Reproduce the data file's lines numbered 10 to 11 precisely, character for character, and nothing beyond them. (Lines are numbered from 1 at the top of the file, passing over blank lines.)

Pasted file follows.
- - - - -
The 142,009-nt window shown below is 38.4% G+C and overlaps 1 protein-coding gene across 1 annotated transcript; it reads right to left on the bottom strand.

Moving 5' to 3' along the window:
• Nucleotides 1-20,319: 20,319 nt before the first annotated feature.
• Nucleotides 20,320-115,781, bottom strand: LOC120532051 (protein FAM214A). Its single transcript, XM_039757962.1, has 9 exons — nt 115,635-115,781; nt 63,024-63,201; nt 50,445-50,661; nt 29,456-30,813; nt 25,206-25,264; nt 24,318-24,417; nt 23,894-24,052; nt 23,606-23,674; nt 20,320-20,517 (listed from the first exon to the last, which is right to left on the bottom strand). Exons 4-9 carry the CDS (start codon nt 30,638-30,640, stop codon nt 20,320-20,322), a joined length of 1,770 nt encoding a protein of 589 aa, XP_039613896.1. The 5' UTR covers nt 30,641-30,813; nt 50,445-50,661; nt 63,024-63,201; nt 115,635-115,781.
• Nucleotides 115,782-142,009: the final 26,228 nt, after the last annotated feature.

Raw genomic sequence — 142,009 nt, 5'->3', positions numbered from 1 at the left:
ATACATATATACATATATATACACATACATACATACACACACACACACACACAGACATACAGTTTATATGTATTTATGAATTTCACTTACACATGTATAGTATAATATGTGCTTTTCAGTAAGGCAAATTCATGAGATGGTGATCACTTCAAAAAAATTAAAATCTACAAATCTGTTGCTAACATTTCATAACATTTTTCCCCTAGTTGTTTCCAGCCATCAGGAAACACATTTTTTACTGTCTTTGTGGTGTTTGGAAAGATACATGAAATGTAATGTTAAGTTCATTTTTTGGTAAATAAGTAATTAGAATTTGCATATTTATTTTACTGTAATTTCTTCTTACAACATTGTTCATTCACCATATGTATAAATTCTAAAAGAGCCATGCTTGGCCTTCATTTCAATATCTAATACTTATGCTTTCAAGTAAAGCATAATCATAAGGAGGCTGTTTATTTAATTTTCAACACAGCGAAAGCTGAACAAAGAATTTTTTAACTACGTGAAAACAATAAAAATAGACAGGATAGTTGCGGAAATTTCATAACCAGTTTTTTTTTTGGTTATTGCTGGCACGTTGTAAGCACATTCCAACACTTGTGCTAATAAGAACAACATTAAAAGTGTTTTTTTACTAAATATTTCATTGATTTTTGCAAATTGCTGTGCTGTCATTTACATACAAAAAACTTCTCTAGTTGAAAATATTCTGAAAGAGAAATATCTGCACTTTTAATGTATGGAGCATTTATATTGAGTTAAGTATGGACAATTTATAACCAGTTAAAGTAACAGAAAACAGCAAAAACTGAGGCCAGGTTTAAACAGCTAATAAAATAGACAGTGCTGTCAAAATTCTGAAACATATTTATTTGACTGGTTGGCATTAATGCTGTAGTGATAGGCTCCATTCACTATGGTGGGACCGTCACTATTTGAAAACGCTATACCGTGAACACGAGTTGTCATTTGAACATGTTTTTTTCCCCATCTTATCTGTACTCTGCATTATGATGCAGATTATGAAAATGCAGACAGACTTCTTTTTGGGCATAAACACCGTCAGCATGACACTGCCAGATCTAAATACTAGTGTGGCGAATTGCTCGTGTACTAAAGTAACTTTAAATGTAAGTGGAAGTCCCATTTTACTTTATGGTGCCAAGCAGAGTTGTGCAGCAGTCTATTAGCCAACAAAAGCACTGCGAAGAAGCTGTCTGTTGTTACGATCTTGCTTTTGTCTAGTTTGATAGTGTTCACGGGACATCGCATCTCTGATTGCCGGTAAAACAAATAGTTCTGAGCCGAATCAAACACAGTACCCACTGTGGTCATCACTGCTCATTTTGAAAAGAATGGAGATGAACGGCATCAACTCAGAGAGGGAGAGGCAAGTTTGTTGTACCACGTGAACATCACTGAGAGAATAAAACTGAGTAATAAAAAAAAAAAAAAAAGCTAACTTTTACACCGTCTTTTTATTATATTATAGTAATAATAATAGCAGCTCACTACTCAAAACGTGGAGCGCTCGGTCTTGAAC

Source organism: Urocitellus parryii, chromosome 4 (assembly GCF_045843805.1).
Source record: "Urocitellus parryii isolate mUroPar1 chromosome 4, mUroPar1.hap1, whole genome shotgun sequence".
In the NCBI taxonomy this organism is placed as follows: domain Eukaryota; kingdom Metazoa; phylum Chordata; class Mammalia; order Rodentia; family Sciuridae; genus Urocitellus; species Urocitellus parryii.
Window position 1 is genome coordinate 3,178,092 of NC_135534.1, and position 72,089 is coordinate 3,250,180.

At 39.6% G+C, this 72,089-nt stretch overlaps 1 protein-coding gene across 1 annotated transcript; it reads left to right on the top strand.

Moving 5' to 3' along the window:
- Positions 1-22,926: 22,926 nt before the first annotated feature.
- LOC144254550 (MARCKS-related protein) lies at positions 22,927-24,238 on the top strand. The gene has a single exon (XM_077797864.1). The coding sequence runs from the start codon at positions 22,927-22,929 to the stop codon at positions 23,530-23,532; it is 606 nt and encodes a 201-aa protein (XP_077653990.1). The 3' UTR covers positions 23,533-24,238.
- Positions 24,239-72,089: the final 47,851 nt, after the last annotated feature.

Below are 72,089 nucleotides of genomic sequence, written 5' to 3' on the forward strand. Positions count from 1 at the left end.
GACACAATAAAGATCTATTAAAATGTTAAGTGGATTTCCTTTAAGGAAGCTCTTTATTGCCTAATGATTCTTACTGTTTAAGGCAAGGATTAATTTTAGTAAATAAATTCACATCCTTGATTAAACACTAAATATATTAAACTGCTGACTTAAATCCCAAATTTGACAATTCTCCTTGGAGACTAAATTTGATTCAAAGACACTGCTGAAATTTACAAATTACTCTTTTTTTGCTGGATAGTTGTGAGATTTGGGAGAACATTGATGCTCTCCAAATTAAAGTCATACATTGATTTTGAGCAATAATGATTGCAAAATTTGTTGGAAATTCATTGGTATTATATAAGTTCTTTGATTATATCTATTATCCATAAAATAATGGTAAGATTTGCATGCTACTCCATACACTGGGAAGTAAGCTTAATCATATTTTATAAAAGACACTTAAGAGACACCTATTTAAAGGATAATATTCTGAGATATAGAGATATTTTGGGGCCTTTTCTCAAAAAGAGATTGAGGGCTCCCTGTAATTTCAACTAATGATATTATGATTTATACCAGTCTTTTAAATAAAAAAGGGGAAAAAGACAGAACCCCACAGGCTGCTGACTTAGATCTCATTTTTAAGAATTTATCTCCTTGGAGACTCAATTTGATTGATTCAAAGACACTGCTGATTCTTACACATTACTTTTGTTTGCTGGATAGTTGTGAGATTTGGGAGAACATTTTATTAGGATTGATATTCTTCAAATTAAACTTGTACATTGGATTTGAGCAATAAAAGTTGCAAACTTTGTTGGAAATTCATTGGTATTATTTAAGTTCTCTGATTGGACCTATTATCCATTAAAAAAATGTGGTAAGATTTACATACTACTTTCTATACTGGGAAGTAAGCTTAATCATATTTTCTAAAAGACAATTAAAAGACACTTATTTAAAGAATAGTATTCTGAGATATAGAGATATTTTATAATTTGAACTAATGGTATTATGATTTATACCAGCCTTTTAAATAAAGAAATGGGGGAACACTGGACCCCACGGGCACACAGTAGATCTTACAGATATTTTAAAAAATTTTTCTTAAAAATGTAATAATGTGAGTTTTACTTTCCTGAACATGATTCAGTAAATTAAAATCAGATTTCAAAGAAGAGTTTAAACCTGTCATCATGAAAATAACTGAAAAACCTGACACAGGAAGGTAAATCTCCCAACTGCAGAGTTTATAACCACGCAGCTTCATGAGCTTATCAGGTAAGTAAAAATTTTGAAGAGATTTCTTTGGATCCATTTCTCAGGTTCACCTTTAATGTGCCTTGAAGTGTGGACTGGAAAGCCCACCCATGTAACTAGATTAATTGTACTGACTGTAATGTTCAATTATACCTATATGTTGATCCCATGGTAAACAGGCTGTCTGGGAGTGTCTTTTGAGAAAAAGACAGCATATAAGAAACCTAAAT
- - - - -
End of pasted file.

In the NCBI taxonomy this organism is placed as follows: domain Eukaryota; kingdom Metazoa; phylum Chordata; class Mammalia; order Rodentia; family Sciuridae; genus Urocitellus; species Urocitellus parryii.
Window position 1 is genome coordinate 3,178,092 of NC_135534.1, and position 72,089 is coordinate 3,250,180.